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DATA COMMUNICATION
VIA HF RADIO

From the very beginning, HF radio used Morse code for data communications. Over time, improved techniques were developed for data transmission that take into account the vari-ability of the HF medium and greatly increase the speed at which data transmission occurs over a radio link. In addition, the appli-cation of error-correcting codes and automatic repeat request
(ARQ) techniques offering error-free data transfer permits the use of HF radio in computer-to-computer communications systems. To understand the principles of HF data communication, we’ll define some common data terminology and explain the signifi-cance of the modem. We will also outline some of the problems and solutions associated with HF data communication.

Binary Data

Communication as an activity involves the transfer of informa-tion from a transmitter to a receiver over a suitable channel. Consider this book, for instance. It uses symbols (the alphabet) to encode information into a set of code groups (words) for trans-mission over a channel (the printed page) to a receiver (the reader). Applying this principle to data (information), we begin by using a kind of shorthand to transform the data into code words (binary digits, or bits) for transmission over a channel (HF radio) to a receiver (the reader).

Bits are part of a number system having a base of two that uses only the symbols 0 and 1. Thus, a bit is any variable that assumes two distinct states. For example, a switch is open or closed, a voltage is positive or negative, and so on. A simple way to communicate binary data is to switch a circuit off and on in patterns that are interpreted at the other end of a link. This is essentially what was done in the early days of telegraphy.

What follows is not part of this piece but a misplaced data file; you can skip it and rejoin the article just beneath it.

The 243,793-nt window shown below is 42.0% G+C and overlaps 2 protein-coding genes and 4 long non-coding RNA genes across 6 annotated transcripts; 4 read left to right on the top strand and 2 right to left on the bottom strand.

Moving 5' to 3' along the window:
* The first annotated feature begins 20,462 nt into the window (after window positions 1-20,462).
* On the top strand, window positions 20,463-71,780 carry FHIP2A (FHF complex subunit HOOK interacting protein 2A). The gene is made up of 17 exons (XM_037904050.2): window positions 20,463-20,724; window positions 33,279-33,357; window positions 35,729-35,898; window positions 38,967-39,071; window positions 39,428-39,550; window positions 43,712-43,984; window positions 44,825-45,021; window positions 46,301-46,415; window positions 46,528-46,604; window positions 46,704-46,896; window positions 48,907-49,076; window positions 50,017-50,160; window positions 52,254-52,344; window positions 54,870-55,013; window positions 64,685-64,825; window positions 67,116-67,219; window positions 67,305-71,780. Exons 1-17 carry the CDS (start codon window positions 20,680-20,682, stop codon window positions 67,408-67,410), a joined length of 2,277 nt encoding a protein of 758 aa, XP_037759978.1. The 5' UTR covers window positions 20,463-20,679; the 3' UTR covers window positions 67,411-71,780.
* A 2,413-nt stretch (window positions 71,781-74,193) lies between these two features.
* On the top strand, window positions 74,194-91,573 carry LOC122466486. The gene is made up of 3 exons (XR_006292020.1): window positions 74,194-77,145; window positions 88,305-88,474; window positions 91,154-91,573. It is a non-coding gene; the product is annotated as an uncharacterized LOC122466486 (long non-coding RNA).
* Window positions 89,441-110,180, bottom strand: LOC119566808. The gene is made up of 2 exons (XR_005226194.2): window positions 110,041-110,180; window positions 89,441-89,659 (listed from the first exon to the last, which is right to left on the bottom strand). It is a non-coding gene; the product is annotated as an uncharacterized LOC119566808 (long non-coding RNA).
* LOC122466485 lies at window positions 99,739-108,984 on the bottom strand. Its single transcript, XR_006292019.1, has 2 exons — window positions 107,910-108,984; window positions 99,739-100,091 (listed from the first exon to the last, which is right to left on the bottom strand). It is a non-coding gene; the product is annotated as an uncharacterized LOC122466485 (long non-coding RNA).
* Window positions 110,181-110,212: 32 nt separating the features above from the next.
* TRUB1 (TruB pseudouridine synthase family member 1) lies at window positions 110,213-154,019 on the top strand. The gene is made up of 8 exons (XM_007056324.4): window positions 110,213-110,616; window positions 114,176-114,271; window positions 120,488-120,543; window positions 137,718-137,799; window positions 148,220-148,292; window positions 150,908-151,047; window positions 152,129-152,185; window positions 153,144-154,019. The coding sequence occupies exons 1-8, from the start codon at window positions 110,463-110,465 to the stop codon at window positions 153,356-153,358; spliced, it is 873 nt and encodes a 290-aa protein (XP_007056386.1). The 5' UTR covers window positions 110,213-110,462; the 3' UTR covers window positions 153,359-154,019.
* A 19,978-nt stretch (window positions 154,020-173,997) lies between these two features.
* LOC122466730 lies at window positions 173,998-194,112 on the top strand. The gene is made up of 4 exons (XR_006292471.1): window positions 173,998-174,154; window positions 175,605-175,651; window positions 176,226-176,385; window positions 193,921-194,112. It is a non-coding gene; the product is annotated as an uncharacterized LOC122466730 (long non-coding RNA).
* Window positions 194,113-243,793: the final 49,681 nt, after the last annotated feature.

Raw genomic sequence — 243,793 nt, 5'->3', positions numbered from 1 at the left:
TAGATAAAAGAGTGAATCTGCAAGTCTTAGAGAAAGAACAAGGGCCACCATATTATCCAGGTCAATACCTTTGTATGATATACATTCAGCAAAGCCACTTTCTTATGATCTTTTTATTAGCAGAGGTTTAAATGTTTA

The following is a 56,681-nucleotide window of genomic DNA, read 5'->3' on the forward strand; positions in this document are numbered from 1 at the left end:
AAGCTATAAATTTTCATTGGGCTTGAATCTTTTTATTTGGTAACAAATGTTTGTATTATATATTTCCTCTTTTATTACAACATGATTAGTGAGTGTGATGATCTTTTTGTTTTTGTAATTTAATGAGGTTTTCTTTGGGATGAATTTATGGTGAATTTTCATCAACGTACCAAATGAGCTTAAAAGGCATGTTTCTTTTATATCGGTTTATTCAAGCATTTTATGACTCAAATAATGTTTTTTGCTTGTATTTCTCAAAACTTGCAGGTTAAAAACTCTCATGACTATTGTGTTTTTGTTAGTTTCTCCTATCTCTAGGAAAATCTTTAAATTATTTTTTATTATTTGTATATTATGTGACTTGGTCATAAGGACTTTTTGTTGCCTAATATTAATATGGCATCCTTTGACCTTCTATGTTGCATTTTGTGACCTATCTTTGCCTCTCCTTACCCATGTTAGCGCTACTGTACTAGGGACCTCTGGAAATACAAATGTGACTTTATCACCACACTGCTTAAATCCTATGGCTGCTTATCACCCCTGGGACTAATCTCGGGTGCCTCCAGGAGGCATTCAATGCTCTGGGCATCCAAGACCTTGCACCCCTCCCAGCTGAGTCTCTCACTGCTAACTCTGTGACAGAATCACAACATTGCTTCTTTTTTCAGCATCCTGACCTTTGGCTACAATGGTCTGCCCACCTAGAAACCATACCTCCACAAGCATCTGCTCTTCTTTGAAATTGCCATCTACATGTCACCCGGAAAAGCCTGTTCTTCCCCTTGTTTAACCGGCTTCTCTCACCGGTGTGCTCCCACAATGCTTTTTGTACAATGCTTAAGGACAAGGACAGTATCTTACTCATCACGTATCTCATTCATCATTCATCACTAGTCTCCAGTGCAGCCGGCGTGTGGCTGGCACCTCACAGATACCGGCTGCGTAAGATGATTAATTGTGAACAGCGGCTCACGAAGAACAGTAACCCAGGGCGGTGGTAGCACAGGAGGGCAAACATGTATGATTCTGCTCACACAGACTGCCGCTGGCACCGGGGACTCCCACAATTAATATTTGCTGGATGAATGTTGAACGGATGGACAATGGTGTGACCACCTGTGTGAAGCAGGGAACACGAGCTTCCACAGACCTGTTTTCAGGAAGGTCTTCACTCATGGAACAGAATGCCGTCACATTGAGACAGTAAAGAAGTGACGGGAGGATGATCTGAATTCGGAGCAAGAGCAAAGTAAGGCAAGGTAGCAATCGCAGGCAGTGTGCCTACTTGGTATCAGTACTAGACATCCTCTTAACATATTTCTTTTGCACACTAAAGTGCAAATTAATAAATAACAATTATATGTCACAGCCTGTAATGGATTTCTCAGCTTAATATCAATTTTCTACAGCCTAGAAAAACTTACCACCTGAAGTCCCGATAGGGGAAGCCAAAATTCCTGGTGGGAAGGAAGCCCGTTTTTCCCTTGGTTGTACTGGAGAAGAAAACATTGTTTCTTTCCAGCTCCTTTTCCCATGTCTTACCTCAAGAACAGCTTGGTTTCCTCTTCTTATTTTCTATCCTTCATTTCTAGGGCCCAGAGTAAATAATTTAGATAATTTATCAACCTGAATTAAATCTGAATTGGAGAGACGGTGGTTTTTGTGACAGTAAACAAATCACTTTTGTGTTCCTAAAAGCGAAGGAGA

Later schemes used a bit to select one of two possible states of the properties that characterize a carrier (modulated radio wave) — either frequency or amplitude. More sophisticated approaches allow the carrier to assume more than two states and hence to represent multiple bits.

Baud Rate

Data transmission speed is commonly measured in bits per second (bps). Sometimes the word baud is used synonymously with bps, although the two terms actually have different meanings. Baud is a unit of signaling speed and is a measure of symbols per second that are being sent. A symbol may
represent more than one bit. The maximum baud rate that can be supported by a radio channel depends on its bandwidth — the greater the band-width,
the greater the baud rate. The rate at which information is transmitted, the bit rate, depends on how many bits there are per symbol.


Asynchronous and Synchronous Data

The transmission of data occurs in either an asynchronous or a synchronous mode, as defined below. In asynchronous data transmission, each character has a start and stop bit (Figure 5-1). The start bit prepares the data receiver to accept the character. The stop bit brings the data receiver
back to an idle state.